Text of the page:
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Title:Polling places and 'slow punctured provocation': occult-driven cases in postcolonial Kenya's High Courts
Author:Luongo, KatherineISNI
Periodical:Journal of Eastern African Studies (ISSN 1753-1055)
Geographic term:Kenya
supreme courts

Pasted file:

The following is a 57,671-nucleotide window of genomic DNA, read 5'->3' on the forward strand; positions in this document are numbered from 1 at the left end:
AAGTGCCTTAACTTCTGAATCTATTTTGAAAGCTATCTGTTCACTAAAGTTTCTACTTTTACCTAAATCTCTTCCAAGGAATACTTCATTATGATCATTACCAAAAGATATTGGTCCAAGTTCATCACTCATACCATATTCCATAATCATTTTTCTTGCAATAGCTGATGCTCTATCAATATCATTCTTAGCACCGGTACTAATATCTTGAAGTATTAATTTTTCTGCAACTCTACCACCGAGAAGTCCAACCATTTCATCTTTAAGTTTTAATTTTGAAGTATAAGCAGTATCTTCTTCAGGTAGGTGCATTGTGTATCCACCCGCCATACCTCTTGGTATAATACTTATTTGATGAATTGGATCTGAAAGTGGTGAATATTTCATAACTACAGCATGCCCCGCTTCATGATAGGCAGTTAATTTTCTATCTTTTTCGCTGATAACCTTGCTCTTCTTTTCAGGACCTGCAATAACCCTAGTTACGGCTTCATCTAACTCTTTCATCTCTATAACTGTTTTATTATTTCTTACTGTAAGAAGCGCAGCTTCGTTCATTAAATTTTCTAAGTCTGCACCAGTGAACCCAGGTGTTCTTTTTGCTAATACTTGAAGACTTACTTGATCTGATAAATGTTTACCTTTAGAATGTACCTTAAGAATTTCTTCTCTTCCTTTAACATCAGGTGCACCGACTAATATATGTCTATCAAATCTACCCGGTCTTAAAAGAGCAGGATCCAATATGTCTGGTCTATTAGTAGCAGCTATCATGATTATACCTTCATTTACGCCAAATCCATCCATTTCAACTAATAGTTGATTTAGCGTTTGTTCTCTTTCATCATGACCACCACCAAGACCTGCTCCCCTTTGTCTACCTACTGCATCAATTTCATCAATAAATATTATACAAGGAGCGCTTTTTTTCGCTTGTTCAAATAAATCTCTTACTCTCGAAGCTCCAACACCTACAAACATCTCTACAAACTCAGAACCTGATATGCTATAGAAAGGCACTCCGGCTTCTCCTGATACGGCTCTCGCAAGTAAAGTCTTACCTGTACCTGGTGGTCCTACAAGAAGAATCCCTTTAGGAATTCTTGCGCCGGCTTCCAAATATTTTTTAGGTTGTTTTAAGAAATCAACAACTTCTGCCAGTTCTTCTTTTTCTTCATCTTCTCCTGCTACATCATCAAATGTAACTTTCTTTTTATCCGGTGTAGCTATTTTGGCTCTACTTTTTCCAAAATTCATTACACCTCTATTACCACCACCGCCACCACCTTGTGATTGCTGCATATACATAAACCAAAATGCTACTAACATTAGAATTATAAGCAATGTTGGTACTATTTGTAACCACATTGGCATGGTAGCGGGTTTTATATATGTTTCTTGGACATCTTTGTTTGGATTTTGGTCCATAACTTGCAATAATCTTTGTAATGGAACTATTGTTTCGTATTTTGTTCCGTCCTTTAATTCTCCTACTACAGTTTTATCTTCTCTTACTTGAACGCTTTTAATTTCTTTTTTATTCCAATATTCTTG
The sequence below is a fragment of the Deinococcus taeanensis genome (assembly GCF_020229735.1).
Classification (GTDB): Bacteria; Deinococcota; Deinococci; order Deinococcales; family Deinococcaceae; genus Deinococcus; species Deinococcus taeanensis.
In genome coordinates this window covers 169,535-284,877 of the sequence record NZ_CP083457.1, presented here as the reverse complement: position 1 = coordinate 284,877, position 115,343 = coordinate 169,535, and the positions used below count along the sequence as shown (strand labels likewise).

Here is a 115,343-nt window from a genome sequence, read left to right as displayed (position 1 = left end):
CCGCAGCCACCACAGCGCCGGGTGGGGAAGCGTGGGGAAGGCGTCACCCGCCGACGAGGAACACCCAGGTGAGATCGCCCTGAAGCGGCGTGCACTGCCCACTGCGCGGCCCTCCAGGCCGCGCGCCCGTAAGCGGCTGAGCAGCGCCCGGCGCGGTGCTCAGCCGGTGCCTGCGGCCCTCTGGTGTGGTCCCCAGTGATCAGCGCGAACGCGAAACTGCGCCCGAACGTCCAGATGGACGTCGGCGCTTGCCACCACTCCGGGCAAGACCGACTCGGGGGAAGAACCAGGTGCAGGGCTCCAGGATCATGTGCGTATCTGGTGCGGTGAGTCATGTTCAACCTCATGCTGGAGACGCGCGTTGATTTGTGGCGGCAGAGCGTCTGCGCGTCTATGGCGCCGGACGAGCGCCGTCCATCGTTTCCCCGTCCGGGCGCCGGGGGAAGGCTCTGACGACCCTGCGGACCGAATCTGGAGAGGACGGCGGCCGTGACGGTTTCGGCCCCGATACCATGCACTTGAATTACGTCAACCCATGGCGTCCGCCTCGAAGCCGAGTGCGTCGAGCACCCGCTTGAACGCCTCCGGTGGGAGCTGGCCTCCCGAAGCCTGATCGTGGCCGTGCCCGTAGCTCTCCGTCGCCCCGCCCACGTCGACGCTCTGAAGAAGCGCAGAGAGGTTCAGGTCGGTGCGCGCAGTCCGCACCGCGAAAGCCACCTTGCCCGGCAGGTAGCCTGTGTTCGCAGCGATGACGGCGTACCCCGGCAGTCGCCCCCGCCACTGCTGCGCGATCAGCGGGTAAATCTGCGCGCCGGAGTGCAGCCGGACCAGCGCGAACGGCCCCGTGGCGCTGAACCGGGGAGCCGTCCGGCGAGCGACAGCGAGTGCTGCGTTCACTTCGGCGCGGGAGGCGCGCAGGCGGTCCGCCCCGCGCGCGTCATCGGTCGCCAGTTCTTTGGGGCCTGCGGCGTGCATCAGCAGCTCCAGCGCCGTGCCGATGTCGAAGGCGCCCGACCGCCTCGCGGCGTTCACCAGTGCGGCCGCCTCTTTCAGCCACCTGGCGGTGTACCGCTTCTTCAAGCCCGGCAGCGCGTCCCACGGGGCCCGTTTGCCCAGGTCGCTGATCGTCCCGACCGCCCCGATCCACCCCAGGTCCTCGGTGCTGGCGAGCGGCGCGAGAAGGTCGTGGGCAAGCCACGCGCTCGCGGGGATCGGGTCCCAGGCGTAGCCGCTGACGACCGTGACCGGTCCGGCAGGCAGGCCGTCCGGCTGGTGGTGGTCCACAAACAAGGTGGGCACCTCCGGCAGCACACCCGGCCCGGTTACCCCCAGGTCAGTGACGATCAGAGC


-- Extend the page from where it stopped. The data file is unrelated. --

Abstract:In Kenya, witchcraft remains central to the intersecting arenas of politics and justice. Postcolonial case files of witchcraft-related crimes offer important insights into the ways that approaches and attitudes to witchcraft, politics, and justice have shifted since independence. High Court cases addressing witchcraft and electoral fraud underscore the fact that the occult is now thought of as a clear path to State power, rather than a challenge to it. In Kenya's high courts, cases of witchcraft-driven violence have involved complex shifts in the judiciary's willingness to negotiate with 'local' attitudes towards witchcraft in assessing pleas for and against mitigation. These cases indicate that while the postcolonial courts take the existence and efficacy of witchcraft for granted in a way that their colonial predecessors certainly did not, they retain a circumspect approach to witchcraft when the primacy of State power in matters of politics and justice is at stake. Bibliogr., ref., sum. [Journal abstract]